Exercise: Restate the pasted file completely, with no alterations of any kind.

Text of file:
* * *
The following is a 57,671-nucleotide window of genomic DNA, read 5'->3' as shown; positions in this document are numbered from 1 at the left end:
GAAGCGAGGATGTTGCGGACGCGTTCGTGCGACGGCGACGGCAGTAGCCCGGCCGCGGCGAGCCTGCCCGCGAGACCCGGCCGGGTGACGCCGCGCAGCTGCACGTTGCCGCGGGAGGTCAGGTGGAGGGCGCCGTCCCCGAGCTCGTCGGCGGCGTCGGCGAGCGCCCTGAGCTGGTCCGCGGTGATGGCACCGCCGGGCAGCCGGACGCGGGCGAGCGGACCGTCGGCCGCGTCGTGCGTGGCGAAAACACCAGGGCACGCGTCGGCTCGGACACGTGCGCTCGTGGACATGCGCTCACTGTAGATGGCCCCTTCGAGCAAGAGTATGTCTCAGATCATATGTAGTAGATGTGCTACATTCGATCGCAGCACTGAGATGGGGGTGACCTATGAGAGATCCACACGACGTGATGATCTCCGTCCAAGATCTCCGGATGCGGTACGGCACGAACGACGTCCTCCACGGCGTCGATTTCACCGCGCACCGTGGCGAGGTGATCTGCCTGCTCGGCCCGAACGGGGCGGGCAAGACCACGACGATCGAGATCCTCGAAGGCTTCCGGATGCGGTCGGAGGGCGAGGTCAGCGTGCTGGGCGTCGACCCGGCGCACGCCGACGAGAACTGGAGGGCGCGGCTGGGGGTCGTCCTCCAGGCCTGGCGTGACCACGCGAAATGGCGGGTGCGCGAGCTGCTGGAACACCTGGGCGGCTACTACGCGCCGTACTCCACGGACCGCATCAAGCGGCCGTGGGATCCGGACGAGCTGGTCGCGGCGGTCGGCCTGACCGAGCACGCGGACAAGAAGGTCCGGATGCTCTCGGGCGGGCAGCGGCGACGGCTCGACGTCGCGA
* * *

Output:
The following is a 57,671-nucleotide window of genomic DNA, read 5'->3' as shown; positions in this document are numbered from 1 at the left end:
GAAGCGAGGATGTTGCGGACGCGTTCGTGCGACGGCGACGGCAGTAGCCCGGCCGCGGCGAGCCTGCCCGCGAGACCCGGCCGGGTGACGCCGCGCAGCTGCACGTTGCCGCGGGAGGTCAGGTGGAGGGCGCCGTCCCCGAGCTCGTCGGCGGCGTCGGCGAGCGCCCTGAGCTGGTCCGCGGTGATGGCACCGCCGGGCAGCCGGACGCGGGCGAGCGGACCGTCGGCCGCGTCGTGCGTGGCGAAAACACCAGGGCACGCGTCGGCTCGGACACGTGCGCTCGTGGACATGCGCTCACTGTAGATGGCCCCTTCGAGCAAGAGTATGTCTCAGATCATATGTAGTAGATGTGCTACATTCGATCGCAGCACTGAGATGGGGGTGACCTATGAGAGATCCACACGACGTGATGATCTCCGTCCAAGATCTCCGGATGCGGTACGGCACGAACGACGTCCTCCACGGCGTCGATTTCACCGCGCACCGTGGCGAGGTGATCTGCCTGCTCGGCCCGAACGGGGCGGGCAAGACCACGACGATCGAGATCCTCGAAGGCTTCCGGATGCGGTCGGAGGGCGAGGTCAGCGTGCTGGGCGTCGACCCGGCGCACGCCGACGAGAACTGGAGGGCGCGGCTGGGGGTCGTCCTCCAGGCCTGGCGTGACCACGCGAAATGGCGGGTGCGCGAGCTGCTGGAACACCTGGGCGGCTACTACGCGCCGTACTCCACGGACCGCATCAAGCGGCCGTGGGATCCGGACGAGCTGGTCGCGGCGGTCGGCCTGACCGAGCACGCGGACAAGAAGGTCCGGATGCTCTCGGGCGGGCAGCGGCGACGGCTCGACGTCGCGA